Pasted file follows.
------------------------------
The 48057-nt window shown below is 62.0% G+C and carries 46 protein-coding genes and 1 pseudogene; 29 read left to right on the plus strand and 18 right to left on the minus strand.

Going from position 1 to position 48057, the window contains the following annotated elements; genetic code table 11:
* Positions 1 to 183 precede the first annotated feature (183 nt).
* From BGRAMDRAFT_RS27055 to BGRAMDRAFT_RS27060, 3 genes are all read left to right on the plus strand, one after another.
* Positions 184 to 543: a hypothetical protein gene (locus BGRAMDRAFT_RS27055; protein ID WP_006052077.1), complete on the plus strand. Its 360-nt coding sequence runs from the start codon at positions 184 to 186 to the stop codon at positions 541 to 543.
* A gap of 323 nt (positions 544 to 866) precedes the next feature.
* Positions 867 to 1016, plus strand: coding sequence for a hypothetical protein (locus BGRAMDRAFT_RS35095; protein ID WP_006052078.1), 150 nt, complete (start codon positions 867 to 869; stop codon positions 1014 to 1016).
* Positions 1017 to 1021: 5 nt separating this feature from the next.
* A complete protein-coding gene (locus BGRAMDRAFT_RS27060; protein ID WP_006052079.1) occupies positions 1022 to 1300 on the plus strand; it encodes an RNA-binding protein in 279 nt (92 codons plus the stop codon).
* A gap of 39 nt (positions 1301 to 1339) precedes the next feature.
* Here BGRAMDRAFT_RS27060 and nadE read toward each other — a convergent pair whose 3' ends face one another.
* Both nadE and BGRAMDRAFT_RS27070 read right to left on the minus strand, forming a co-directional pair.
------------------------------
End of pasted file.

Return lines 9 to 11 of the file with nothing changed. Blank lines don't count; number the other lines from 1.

* A complete protein-coding gene (locus BGRAMDRAFT_RS27060; protein ID WP_006052079.1) occupies positions 1022 to 1300 on the plus strand; it encodes an RNA-binding protein in 279 nt (92 codons plus the stop codon).
* A gap of 39 nt (positions 1301 to 1339) precedes the next feature.
* Here BGRAMDRAFT_RS27060 and nadE read toward each other — a convergent pair whose 3' ends face one another.